Remember the UCCS creed when having tough discussions, be inclusive of all

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August 29, 2017

Scribe staff

scribe@uccs.edu

    College campuses have a reputation for fostering critical thought.

    We go to institutions of higher education to better ourselves for our future careers. In the process, we also better ourselves by considering other points of view.

    Freedom of speech is seen mostly as a unilateral concept; everyone should have the ability to speak their mind, share their opinion and criticize institutions in America.

    However, it should be clear that even though speech in the U.S. is free, it does not make some ideals popular or even acceptable in the context of our university.

    Last week, a flyer entitled “Social Justice Collective Weekly” was distributed on public bulletin boards in various buildings on campus by what seems to be an off-campus source.

    The flyers called for veterans to be banned from college campuses veterans “frustrate” the goals of learning, understanding, safety and security at four-year universities, according to the flyer’s author, Terry Steinawitz, who is not affiliated with UCCS.

    The flyer drew backlash from both military-affiliated and unaffiliated students alike for good reason.

    By painting the veteran community as a threat to the academic institutions within our country, Steinawitz implies that military students are second-class citizens that do not deserve the same freedoms as their peers.

    In 2016, there were 2,778 students who had a military affiliation on campus, according to the fall databook published by the Office of Institutional Research in January 2017.

    Veterans are an important part of our community at UCCS, and they should not be discriminated against in such a heinous fashion.

    Preventing veterans from coming to college is unacceptable. The fact that this must be stated is astonishing.

    Serving in the military should not prevent any person from getting a higher education, and the right to attend university and obtain a college degree should be available to everyone.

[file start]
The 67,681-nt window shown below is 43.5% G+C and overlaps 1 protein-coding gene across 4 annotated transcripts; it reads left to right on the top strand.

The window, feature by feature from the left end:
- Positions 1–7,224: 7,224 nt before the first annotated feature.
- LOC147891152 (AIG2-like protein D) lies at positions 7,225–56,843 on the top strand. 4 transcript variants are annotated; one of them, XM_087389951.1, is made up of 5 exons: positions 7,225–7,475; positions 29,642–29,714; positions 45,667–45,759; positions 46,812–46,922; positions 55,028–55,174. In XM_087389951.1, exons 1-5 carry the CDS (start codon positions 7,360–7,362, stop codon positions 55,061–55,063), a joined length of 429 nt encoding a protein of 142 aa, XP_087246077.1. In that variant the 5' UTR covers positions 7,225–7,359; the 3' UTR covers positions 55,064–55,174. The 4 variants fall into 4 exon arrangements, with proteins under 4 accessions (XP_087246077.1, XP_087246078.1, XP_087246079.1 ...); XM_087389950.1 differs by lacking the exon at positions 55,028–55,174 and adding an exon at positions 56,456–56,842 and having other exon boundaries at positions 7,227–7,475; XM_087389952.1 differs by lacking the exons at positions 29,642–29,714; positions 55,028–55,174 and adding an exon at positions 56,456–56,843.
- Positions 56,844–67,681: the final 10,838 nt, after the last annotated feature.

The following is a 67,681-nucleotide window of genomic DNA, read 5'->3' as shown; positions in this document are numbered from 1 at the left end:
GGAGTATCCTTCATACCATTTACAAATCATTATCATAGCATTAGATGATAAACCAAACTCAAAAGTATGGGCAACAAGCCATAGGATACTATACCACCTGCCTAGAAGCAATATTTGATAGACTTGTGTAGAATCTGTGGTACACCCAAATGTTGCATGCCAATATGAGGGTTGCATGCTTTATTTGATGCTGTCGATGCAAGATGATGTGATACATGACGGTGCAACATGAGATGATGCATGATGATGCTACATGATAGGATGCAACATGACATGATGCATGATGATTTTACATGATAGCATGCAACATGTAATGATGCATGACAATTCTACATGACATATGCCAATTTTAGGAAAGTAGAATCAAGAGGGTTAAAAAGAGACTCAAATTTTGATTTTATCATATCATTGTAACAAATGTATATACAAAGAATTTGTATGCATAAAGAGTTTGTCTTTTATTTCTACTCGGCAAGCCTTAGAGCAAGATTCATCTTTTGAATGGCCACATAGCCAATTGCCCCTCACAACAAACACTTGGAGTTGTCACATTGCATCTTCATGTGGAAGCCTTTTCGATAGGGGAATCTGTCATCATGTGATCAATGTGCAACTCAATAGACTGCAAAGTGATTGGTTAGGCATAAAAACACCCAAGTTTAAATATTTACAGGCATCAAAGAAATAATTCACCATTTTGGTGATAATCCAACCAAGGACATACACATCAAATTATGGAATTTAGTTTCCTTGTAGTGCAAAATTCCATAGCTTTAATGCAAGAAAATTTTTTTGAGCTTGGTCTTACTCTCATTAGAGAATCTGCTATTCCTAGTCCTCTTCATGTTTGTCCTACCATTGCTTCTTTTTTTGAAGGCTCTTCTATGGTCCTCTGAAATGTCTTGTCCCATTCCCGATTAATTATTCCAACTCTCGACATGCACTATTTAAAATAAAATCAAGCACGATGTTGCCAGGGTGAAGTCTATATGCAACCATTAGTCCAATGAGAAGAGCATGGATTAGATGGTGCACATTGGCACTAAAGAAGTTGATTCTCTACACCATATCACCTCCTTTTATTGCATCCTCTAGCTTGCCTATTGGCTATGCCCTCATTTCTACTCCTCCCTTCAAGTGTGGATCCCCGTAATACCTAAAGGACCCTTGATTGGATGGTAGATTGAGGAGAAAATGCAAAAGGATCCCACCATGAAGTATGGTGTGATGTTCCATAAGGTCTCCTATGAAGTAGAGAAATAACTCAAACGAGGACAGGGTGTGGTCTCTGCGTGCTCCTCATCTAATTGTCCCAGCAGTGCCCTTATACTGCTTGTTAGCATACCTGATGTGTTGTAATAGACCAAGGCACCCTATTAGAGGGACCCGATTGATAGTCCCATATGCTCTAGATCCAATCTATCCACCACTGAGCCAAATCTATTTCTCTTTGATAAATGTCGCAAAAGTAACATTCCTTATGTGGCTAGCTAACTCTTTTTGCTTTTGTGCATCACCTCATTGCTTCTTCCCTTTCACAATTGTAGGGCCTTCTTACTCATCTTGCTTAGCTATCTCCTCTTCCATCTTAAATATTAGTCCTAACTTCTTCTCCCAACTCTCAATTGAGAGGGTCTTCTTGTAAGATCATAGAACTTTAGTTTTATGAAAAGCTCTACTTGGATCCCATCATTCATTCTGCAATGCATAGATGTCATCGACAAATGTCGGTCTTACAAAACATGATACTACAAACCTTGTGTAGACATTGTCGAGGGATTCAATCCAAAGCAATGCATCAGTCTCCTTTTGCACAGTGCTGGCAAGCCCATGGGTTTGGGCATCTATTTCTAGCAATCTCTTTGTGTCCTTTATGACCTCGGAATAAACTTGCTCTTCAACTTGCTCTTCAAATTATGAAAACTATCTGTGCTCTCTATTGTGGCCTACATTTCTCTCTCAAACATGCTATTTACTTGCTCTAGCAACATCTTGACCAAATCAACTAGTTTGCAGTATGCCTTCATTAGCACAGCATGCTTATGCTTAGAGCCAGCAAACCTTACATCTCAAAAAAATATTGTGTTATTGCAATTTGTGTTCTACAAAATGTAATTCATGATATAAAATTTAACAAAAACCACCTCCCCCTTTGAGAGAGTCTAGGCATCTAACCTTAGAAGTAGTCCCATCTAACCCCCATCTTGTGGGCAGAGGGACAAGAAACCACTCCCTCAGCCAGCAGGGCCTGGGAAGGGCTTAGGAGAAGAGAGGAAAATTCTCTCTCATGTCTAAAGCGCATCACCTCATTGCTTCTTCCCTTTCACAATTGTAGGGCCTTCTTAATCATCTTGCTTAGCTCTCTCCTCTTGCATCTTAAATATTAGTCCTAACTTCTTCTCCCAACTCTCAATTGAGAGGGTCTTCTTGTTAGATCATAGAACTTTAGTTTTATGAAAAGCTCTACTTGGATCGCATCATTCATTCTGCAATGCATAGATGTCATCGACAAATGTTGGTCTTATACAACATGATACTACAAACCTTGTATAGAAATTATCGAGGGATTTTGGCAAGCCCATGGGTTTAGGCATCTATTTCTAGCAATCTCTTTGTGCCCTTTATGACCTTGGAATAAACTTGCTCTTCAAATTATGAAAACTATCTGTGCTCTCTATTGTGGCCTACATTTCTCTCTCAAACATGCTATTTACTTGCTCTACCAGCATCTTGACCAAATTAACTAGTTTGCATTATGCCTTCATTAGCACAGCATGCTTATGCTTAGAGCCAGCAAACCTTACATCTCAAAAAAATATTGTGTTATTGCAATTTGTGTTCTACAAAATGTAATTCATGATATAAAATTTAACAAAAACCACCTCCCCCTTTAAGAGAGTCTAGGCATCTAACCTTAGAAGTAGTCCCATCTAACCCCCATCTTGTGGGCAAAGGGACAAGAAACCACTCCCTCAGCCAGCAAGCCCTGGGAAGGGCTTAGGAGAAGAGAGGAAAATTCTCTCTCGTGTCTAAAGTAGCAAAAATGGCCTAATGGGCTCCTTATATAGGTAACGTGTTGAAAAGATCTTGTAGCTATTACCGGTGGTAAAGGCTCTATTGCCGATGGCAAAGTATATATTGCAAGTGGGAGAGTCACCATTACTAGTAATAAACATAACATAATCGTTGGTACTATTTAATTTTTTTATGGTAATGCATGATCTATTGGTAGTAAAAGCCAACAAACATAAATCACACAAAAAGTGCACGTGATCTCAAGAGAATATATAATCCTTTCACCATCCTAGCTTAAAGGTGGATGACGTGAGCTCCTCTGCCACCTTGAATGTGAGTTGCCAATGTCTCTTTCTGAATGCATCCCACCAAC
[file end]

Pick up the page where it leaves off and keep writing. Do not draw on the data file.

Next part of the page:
Now, more than ever, we need to be reminded of our UCCS P.R.I.D.E., the campus creed that was created this year for UCCS students.

    The first sentence in our creed is about making the university an inclusive learning environment that strives on its diversity and uses that to drive positive change in ourselves and in the community.

    We at UCCS “value each other’s unique qualities and are able to discuss powerful topics with kindness and an open mind,” according to the creed.

    Isolating a group of students on campus for the purpose of discrimination goes against the campus creed’s purpose.

    Some opinions, like the ones posted in the flyer, are difficult to hear. Some would argue that these should be censored. But part of preventing this hateful rhetoric from entering our campus is by understanding its origin.

    This means that when events like this happen, we need to have a conversation of how we can move forward to continue the university’s inclusive values.

    These controversies need conversation, and those conversations need to be balanced to drive effective change. Within those important discussions, there will be disagreements. Disagreements always pop up in important national, state-wide or local discussions.

    University students should be mature enough to be mindful of how they respond to someone else’s opinion. Working to achieve a higher education should play a role in the way we respond to controversy.

    If that education teaches us to be non-inclusive, we lose a valuable side of many controversies facing our nation.

    We should be encouraging people to stand up for themselves and embrace diversity of ideas and opinions, because not everyone fits the mold.

    The marketplace of ideas is a valuable one to have on campus, and excluding a major demographic of students goes against that very idea of inclusiveness and acceptance that the UCCS creed promotes.

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